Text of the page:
Everyone has heard of Novo Nordisk. Europe’s largest company by market capitalisation and famed for Ozempic, WeGovy, Insulin and other diabetes related products.
Far fewer know about Zealand. But if you’re involved with Diabetes, you probably should. They’ve had a partnership with BetaBionics since 2016 to produce Dasiglucagon, the stable version of Glucagon that’s intended to work in a dual hormone Automated delivery system.
Note: all images in this article taken from December 2023 Company Presentation.
But they do so much more.
As the image above shows, while Zealand have done a lot of work with Dasiglucagon, they’re also heavily focused on peptides.
There’s a large block focused on some very interesting molecules, and if these are half as successful as the Lily and Novo GLP1 Receptor Agonists, they’re potentially on to something big. The phase 2 clinical trials for Servodutide suggested a 19% weight loss, for example…
From a type 1 perspective, however, I’m very interested in ZP8396. An Amylin analogue called Petrelintide.
Why are amylin analogues interesting? In type 1 they are one of the hormones missing when we lose beta cells and are responsible for slowing stomach emptying. They also appear to help in weight loss.
There is currently only one available, Pramlinatide, which has a license in the US, and pretty much nowhere else. It was approved in 2005, and is known as Symlin.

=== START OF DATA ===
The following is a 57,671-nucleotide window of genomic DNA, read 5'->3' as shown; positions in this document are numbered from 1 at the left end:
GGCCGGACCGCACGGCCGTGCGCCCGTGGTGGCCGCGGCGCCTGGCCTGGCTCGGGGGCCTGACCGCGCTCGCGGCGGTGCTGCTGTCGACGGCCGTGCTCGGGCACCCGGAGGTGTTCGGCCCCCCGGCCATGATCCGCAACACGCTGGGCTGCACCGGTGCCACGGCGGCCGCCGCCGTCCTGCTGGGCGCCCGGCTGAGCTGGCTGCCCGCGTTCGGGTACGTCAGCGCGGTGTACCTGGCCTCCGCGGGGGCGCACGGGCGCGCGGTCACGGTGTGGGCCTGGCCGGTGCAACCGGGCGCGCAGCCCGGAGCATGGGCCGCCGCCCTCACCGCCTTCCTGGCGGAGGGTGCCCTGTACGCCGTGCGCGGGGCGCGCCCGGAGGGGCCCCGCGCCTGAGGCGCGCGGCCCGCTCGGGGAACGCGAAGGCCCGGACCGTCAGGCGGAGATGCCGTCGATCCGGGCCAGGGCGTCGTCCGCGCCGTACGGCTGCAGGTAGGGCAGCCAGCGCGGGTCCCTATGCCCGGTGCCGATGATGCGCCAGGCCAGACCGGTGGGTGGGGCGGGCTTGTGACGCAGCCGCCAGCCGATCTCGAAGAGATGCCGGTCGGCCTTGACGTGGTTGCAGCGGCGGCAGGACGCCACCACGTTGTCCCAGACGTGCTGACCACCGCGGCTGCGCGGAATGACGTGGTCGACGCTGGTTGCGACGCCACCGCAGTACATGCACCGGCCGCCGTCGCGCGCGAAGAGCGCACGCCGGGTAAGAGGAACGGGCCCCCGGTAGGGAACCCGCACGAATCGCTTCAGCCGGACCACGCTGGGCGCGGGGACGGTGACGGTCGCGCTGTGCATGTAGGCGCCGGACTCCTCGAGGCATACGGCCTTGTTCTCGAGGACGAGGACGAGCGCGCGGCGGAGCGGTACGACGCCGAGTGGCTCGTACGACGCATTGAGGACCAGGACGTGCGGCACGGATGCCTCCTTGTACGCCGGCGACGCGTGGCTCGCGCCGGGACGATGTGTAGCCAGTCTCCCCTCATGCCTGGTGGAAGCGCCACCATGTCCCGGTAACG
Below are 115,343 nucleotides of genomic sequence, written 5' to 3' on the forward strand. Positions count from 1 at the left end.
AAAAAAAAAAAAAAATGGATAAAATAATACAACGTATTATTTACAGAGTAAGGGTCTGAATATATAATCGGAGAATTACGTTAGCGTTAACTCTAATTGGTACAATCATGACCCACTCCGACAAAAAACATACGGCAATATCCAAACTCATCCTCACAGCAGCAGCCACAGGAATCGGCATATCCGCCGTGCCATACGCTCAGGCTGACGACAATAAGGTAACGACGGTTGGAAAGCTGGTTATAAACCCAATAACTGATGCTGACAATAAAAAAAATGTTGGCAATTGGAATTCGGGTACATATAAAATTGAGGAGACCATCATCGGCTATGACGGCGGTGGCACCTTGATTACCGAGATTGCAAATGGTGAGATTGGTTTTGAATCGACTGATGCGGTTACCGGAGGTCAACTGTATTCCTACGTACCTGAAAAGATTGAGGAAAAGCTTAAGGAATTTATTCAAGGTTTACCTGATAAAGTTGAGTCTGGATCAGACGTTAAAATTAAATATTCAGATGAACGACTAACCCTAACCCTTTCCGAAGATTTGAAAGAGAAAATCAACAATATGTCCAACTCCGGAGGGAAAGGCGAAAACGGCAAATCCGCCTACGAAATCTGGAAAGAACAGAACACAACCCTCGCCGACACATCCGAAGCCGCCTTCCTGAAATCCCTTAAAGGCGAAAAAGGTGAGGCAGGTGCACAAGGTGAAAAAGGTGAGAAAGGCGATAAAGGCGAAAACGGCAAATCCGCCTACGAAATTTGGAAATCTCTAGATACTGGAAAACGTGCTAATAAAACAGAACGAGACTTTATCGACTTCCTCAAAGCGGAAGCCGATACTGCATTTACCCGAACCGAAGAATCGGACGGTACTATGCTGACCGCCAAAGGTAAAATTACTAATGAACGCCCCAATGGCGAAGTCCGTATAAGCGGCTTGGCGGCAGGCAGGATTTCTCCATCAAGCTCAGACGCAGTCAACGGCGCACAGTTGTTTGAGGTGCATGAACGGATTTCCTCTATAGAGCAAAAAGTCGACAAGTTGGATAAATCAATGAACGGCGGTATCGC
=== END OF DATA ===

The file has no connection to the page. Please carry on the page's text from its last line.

Clinical trials in type 1 suggest that its use reduced Hba1C by between 0.3 and 0.7 percentage points, and also reduced weight in both type 1 and type 2 diabetes.
One of the main benefits of use in type 1 is that by slowing stomach emptying, the rate of glucose increase can be mitigated, as most people with type 1 who don’t have complications have faster stomach emptying than non-t1ds.
Having an additional Amylin analogue with wider availability could be an interesting adjunct treatment for many people outside the US. It would also depend on the price, but just having it available outside the US would be a good start.
Will it be with us anytime soon?
I’m going to guess the answer to that is no. As the chart shows, it’s still in phase 1 trials, and is focused on Obesity, so whether Zealand will ever seek a license for Type 1 use is unclear.
Their website suggests that they see wider use options than just obesity, but gives nothing away, and their recent investor presentation focuses only on Glucagon for their type 1 portfolio, and not Petrelintide.
This is what they say about type 1:
But this appears to be how they intend to do it….
In summary, this looks like another potentially useful drug in type 1 that might never be licensed for it. And that would be a very sad state of affairs.